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To think Call the Midwife is too depressing

(295 Posts)
jewelledsky Sun 24-Feb-13 20:03:18

for a Sunday night and to almost be tempted by Top Gear as a light viewing alternative? Where is Downton Abbey?

rumbleinthrjungle Tue 20-Jan-15 17:56:52

Love it. Although the worthy social messaging the BBC manages to stuff in can grate a bit sometimes - yesterday's bit about the older nurse who grew up in the East End defying the 1950s belief in bottles/science is best for supporting breast feeding was interesting, but an 11 year old boy explaining loudly to parents about the merits of breast feeding over bottle feeding was a bit stretched. DF commented if he'd said the word 'breast' out loud in his family home at that age in the 50s he'd have got a thick ear, never mind knowing anything about feeding a baby.

SomeSortOfDeliciousBiscuit Tue 20-Jan-15 16:13:04

Well, it is ON the television, so of course it is televisual. confused

Babycham1979 Tue 20-Jan-15 14:23:40

Depressing, twee, trite, misty-eyed, nonsensical nostalgia. Televisual shite.

BeyondDoesBootcamp Tue 20-Jan-15 11:34:55

Its an old thread... grin

gotthemoononastick Tue 20-Jan-15 11:16:44

The Norman Hartnell uniforms are still worn with pride in some African state hospitals.

The nursing ethos is the same there as well.

All against great odds.

TheFecklessFairy Tue 20-Jan-15 10:57:25

I'm surprised none of you mentioned the Child Migrant Programme in Sunday's episode - now that WAS scandalous.

Theboodythatrocked Tue 20-Jan-15 10:45:55

Oh ouch can't stand it.

Angry fannies are not how I want to relax on a Sunday night. My own and seeing them in a past nursing career was enough.

Cuppa and country file for me. smile

devilsice123 Tue 20-Jan-15 09:55:25

which book is it in?

LadyApricot Mon 04-Mar-13 22:08:38

Loved every episode so far and last nights was fantastic. Have not watched an episode without crying yet though!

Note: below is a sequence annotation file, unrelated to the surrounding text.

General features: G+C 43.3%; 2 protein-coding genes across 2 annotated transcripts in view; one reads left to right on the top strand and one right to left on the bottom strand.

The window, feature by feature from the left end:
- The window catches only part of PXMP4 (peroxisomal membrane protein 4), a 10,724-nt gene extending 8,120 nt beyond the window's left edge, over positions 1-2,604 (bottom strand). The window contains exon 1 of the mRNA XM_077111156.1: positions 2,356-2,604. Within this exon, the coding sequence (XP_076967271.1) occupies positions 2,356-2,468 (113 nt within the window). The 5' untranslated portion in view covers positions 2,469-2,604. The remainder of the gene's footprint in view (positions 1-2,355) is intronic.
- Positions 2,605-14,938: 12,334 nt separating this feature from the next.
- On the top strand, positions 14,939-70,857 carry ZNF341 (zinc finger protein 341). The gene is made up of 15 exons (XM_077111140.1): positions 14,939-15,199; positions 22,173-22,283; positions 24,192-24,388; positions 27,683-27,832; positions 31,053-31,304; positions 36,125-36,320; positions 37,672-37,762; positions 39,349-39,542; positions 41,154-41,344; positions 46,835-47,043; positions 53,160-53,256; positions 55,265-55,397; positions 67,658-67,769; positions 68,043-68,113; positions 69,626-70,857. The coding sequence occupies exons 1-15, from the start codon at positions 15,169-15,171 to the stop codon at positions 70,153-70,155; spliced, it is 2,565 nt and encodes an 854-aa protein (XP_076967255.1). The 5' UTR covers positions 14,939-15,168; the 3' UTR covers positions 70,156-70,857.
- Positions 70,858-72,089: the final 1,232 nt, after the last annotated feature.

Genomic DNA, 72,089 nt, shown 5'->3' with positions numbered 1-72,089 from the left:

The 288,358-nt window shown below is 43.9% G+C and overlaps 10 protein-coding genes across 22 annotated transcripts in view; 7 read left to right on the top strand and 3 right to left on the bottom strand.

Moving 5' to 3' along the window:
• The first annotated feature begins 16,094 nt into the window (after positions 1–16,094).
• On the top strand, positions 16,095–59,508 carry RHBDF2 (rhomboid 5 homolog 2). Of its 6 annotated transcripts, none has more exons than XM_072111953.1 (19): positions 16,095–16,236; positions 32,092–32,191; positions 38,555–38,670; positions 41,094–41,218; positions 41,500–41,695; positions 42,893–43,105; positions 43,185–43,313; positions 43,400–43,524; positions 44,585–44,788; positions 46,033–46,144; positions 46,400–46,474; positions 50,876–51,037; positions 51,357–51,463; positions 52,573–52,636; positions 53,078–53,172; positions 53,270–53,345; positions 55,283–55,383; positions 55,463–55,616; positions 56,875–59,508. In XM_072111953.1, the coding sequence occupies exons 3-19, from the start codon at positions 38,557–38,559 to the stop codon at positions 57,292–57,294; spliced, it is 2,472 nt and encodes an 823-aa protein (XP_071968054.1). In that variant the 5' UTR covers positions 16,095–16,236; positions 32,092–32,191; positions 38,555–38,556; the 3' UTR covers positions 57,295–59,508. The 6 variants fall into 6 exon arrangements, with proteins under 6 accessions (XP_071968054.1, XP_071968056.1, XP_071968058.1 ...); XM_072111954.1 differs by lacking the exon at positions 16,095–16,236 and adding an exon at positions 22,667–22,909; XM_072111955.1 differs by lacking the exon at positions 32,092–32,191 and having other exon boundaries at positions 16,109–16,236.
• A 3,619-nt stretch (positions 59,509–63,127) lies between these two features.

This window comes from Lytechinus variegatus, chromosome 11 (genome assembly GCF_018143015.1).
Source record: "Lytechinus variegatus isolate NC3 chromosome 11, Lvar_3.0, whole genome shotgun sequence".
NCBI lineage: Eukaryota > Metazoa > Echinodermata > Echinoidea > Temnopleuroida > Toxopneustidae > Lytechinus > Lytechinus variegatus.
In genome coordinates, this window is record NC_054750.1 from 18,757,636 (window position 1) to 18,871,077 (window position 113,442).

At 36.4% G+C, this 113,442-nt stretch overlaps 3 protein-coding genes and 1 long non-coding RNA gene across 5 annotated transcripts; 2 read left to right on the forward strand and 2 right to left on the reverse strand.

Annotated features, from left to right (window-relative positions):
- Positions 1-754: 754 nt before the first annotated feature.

A fabulous episode yesterday.

BoffinMum Sun 03-Mar-13 15:22:50

We had to put the hospital on alert when I had DC4, as I have been on a lot of opiates during the pregnancy, and there was a risk of depressed respiration in the newborn, which would have required medication pretty urgently. Otherwise I think the feeling is generally that it's better to transfer someone rapidly in the care of paramedics than attempt to faff about with obstetric procedures at home without the proper equipment, etc.

stubbornstains Sun 03-Mar-13 10:46:29

I guess obstetric flying squads really aren't needed any more now that we have fast ambulances and midwives in cars! I just loved the idea, and the name....

By the way, a radical hippy friend of mine did have an ambulance sat outside her house during the whole of her labour....with twins. (There was also a gap of an hour between the 2 births, which apparently is a complete no-no, and her partner spent most of that period comforting the midwife! Mother and both babies were absolutely fine, thankfully).

I loved the uniforms in that episode too. Norman Hartnell. My nurses dressing up set looked a bit like that when I was little.
I really want Sister Bernadette to survive and marry the doctor.

landrover Sat 02-Mar-13 18:31:42

I was highly amused a couple of episodes back when jenny was working in the hospital. A man in a hospital bed was told off for smoking! " you know you are only allowed to smoke during visiting hours!" Ash tray sat on his table, soo amazing how things were!

mrsjay Sat 02-Mar-13 17:58:16

I know im late but I just watched Sundays this afternoon the tears just kept falling I didnt even get any warning sad what a moving episode
I really think CTM is the best thing the BBC has produced in years, I was gripped today and felt drained after watching it <wibble> poor sister Bernadette

AmberLeaf Fri 01-Mar-13 23:51:14

Yes I think the traditional styled flying squads went out ages ago.

LaVolcan Fri 01-Mar-13 23:40:18

I am sure that the old flying squads got disbanded sometime in the 1980s.

I think it varies from locality to locality as to what sort of back up the ambulance service provides these days. I think in some areas the midwives can say they need an ambulance and one will be sent, but in others they have to go through the same procedure as an ordinary member of the general public would. No first hand experience of this - just what I have read.

AmberLeaf Fri 01-Mar-13 19:10:45

No it isn't bollocks or an urban myth.

I didn't say or think that it meant there was an ambulance on stand by at the end of your rd!